2016: Frontiers in Psychology
Evgenia Kalogeraki, Justyna Pielecka-Fortuna, Janika M Hüppe, Siegrid Löwel
The primary visual cortex (V1) is widely used to study brain plasticity, which is not only crucial for normal brain function, such as learning and memory, but also for recovery after brain injuries such as stroke. In standard cage (SC) raised mice, experience-dependent ocular dominance (OD) plasticity in V1 declines with age and is compromised by a lesion in adjacent and distant cortical regions. In contrast, mice raised in an enriched environment (EE), exhibit lifelong OD plasticity and are protected from losing OD plasticity after a stroke-lesion in the somatosensory cortex...
2016: Frontiers in Aging Neuroscience
Julia Neitzel, Marion Ortner, Marleen Haupt, Petra Redel, Timo Grimmer, Igor Yakushev, Alexander Drzezga, Peter Bublak, Christoph Preul, Christian Sorg, Kathrin Finke
Posterior cortical atrophy is dominated by progressive degradation of parieto-occipital grey and white matter, and represents in most cases a variant of Alzheimer's disease. Patients with posterior cortical atrophy are characterized by increasing higher visual and visuo-spatial impairments. In particular, a key symptom of posterior cortical atrophy is simultanagnosia i.e. the inability to perceive multiple visual objects at the same time. Two neuro-cognitive mechanisms have been suggested to underlie simultanagnosia, either reduced visual short-term memory capacity or decreased visual processing speed possibly resulting from white matter impairments over and above damage to cortical brain areas...
October 3, 2016: Brain: a Journal of Neurology
Hanlin Tang, Jed Singer, Matias J Ison, Gnel Pivazyan, Melissa Romaine, Rosa Frias, Elizabeth Meller, Adrianna Boulin, James Carroll, Victoria Perron, Sarah Dowcett, Marlise Arellano, Gabriel Kreiman
Episodic memories are long lasting and full of detail, yet imperfect and malleable. We quantitatively evaluated recollection of short audiovisual segments from movies as a proxy to real-life memory formation in 161 subjects at 15 minutes up to a year after encoding. Memories were reproducible within and across individuals, showed the typical decay with time elapsed between encoding and testing, were fallible yet accurate, and were insensitive to low-level stimulus manipulations but sensitive to high-level stimulus properties...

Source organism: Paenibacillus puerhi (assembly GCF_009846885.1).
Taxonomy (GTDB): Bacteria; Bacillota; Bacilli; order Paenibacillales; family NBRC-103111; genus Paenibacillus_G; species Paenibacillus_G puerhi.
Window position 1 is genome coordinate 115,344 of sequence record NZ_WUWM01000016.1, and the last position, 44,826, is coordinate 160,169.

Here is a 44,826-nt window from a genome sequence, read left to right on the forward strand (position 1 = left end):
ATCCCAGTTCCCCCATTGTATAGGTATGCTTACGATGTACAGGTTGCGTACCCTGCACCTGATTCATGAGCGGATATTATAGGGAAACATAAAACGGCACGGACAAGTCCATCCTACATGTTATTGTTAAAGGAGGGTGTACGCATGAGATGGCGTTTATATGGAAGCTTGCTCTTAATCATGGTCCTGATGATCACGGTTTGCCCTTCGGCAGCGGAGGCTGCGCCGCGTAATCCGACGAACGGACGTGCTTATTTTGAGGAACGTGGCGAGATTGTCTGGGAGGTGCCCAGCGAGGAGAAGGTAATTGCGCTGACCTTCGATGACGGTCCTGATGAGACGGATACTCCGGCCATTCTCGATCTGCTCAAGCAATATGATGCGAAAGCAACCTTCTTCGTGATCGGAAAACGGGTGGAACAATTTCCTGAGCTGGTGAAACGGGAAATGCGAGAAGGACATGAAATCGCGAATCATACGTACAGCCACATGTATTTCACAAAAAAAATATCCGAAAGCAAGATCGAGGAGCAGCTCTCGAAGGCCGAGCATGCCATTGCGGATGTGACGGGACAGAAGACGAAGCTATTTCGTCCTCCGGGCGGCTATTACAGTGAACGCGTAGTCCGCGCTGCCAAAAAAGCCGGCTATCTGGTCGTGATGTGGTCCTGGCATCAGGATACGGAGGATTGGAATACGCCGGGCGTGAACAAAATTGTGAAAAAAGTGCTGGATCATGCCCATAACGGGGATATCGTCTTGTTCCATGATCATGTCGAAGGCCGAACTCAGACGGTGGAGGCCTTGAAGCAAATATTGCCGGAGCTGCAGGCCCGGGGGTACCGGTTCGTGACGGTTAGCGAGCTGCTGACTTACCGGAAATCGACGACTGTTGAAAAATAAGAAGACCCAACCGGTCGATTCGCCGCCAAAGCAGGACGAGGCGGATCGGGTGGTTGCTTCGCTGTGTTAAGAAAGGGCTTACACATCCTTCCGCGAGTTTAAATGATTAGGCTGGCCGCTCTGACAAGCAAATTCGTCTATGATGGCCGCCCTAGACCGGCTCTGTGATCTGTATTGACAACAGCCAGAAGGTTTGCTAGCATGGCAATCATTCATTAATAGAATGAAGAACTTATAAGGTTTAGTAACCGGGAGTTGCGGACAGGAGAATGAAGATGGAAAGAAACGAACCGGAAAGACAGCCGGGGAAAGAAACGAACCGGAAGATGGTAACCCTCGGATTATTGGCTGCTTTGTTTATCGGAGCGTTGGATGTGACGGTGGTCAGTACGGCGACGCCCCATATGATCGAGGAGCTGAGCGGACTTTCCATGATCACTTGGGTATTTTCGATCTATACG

September 30, 2016: Scientific Reports
Nikos Konstantinou, Fofi Constantinidou, Ryota Kanai
Working memory is responsible for keeping information in mind when it is no longer in view, linking perception with higher cognitive functions. Despite such crucial role, short-term maintenance of visual information is severely limited. Research suggests that capacity limits in visual short-term memory (VSTM) are correlated with sustained activity in distinct brain areas. Here, we investigated whether variability in the structure of the brain is reflected in individual differences of behavioral capacity estimates for spatial and object VSTM...
September 29, 2016: Human Brain Mapping
Marie B Yuille, Cory K Olmstead, Ashleigh K Wells, Britta Hahn
RATIONALE: The beneficial effects of nicotinic acetylcholine receptor (nAChR) agonists on cognitive performance have been widely shown. Paradoxically, recent preclinical studies employing extremely low doses of nAChR antagonists have also found cognitive enhancement, perhaps pointing to a novel treatment mechanism for cognitive deficits. OBJECTIVES: The aim was to test whether low doses of the nAChR antagonist mecamylamine would benefit performance in human volunteers...
September 27, 2016: Psychopharmacology
John T Serences
The capacity to briefly memorize fleeting sensory information supports visual search and behavioral interactions with relevant stimuli in the environment. Traditionally, studies investigating the neural basis of visual short term memory (STM) have focused on the role of prefrontal cortex (PFC) in exerting executive control over what information is stored and how it is adaptively used to guide behavior. However, the neural substrates that support the actual storage of content-specific information in STM are more controversial, with some attributing this function to PFC and others to the specialized areas of early visual cortex that initially encode incoming sensory stimuli...
October 4, 2016: Vision Research
Robert W Hughes, John E Marsh
A functional, perceptual-motor, account of serial short-term memory (STM) is examined by investigating the way in which an irrelevant spoken sequence interferes with verbal serial recall. Even with visual list-presentation, verbal serial recall is particularly susceptible to disruption by irrelevant spoken stimuli that have the same identity as-but that are order-incongruent with-the to-be-remembered items. We test the view that such interference is because of the obligatory perceptual organization of the spoken stimuli yielding a sequence that competes with a subvocal motor-plan assembled to support the reproduction of the to-be-remembered list...